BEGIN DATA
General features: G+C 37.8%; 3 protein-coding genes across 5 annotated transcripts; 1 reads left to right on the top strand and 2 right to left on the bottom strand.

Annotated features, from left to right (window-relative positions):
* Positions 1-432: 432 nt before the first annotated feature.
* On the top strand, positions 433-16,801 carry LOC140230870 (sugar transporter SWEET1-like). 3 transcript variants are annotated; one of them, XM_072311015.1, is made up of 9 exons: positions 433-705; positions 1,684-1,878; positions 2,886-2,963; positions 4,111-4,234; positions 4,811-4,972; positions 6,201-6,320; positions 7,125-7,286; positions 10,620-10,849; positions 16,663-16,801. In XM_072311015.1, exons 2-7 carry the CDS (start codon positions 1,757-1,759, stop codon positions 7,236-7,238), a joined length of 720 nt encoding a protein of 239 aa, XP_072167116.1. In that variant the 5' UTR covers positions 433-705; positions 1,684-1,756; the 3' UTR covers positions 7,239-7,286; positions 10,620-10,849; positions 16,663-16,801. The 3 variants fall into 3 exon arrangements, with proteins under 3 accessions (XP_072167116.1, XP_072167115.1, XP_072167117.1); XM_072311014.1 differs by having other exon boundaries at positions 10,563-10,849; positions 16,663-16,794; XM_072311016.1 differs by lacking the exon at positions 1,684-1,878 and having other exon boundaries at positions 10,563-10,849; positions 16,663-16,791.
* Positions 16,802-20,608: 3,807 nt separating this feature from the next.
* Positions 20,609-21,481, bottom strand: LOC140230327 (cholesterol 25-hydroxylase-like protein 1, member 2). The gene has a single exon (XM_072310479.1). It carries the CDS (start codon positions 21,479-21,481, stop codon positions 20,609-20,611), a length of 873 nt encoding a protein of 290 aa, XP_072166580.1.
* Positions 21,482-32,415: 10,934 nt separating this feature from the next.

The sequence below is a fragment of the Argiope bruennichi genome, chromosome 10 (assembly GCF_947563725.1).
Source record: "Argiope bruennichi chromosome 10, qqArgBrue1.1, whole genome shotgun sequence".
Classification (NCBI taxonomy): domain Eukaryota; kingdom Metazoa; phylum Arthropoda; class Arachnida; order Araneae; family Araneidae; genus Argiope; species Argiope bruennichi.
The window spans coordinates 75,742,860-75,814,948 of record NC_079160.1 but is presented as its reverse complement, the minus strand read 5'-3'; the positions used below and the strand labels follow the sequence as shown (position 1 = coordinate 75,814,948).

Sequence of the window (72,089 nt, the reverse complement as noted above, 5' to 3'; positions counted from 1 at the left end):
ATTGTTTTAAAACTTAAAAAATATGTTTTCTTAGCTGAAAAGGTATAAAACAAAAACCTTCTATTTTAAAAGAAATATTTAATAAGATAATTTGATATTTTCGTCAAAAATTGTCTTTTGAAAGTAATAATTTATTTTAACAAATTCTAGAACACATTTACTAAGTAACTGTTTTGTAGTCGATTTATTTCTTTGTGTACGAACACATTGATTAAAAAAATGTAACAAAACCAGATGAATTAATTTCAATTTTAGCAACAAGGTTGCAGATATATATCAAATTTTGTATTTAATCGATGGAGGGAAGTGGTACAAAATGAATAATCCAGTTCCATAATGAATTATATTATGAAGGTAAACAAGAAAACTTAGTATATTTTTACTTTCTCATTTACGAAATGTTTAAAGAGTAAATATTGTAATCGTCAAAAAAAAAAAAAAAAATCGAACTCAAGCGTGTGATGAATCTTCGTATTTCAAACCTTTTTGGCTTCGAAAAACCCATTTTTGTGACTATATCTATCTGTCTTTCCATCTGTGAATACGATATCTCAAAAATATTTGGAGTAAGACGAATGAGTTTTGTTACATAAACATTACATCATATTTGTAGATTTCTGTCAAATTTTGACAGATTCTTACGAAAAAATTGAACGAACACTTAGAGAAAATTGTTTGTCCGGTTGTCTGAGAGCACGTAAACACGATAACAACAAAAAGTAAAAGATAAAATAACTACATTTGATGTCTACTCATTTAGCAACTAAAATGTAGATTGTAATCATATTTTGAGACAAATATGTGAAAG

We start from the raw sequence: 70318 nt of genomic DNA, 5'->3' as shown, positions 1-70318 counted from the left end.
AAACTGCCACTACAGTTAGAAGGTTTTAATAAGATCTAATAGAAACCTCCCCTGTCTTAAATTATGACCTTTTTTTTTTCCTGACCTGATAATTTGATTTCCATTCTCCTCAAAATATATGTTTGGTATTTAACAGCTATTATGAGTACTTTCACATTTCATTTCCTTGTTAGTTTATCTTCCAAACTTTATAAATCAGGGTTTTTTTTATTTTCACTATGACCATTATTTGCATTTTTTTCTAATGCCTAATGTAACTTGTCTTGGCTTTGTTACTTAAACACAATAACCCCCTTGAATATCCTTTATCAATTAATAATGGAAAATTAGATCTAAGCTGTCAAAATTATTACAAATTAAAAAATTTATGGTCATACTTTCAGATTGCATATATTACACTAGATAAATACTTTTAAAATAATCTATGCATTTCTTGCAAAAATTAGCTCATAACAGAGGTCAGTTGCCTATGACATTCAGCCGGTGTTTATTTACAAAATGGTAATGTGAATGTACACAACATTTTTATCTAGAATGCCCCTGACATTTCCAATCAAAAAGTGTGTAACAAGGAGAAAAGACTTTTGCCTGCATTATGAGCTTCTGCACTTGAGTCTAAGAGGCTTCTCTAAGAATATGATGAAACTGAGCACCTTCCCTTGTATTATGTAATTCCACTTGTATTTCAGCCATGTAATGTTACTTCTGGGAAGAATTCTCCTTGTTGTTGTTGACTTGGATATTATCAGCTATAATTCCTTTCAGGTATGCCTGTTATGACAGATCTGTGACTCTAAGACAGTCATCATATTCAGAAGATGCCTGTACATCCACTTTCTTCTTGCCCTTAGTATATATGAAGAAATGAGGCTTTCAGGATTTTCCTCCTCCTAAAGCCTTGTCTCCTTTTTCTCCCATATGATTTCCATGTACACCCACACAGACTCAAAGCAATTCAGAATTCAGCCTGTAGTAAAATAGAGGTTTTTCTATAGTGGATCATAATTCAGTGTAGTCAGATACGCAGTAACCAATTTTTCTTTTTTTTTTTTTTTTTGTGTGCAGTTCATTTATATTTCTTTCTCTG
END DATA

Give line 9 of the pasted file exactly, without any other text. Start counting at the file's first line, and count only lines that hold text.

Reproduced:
Source record: "Argiope bruennichi chromosome 10, qqArgBrue1.1, whole genome shotgun sequence".